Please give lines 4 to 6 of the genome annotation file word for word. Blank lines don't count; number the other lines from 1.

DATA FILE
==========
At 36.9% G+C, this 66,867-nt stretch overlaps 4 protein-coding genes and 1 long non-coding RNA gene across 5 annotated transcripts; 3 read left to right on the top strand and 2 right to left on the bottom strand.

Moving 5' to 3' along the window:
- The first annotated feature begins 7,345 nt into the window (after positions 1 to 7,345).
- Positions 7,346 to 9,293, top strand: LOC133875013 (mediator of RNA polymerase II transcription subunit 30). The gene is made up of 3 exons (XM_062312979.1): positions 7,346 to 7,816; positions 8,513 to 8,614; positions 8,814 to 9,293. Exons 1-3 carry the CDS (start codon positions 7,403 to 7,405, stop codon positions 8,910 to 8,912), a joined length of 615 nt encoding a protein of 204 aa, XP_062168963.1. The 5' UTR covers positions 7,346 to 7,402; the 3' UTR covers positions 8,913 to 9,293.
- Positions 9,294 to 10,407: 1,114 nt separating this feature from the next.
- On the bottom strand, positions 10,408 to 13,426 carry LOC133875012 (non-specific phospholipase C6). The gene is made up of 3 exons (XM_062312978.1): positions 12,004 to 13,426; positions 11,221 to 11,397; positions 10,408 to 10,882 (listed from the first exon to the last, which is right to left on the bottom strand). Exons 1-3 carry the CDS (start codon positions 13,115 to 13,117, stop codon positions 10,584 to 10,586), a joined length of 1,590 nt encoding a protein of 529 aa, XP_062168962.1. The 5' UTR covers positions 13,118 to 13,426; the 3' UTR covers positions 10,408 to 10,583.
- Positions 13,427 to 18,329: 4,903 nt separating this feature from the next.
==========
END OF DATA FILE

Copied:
- Positions 7,346 to 9,293, top strand: LOC133875013 (mediator of RNA polymerase II transcription subunit 30). The gene is made up of 3 exons (XM_062312979.1): positions 7,346 to 7,816; positions 8,513 to 8,614; positions 8,814 to 9,293. Exons 1-3 carry the CDS (start codon positions 7,403 to 7,405, stop codon positions 8,910 to 8,912), a joined length of 615 nt encoding a protein of 204 aa, XP_062168963.1. The 5' UTR covers positions 7,346 to 7,402; the 3' UTR covers positions 8,913 to 9,293.
- Positions 9,294 to 10,407: 1,114 nt separating this feature from the next.
- On the bottom strand, positions 10,408 to 13,426 carry LOC133875012 (non-specific phospholipase C6). The gene is made up of 3 exons (XM_062312978.1): positions 12,004 to 13,426; positions 11,221 to 11,397; positions 10,408 to 10,882 (listed from the first exon to the last, which is right to left on the bottom strand). Exons 1-3 carry the CDS (start codon positions 13,115 to 13,117, stop codon positions 10,584 to 10,586), a joined length of 1,590 nt encoding a protein of 529 aa, XP_062168962.1. The 5' UTR covers positions 13,118 to 13,426; the 3' UTR covers positions 10,408 to 10,583.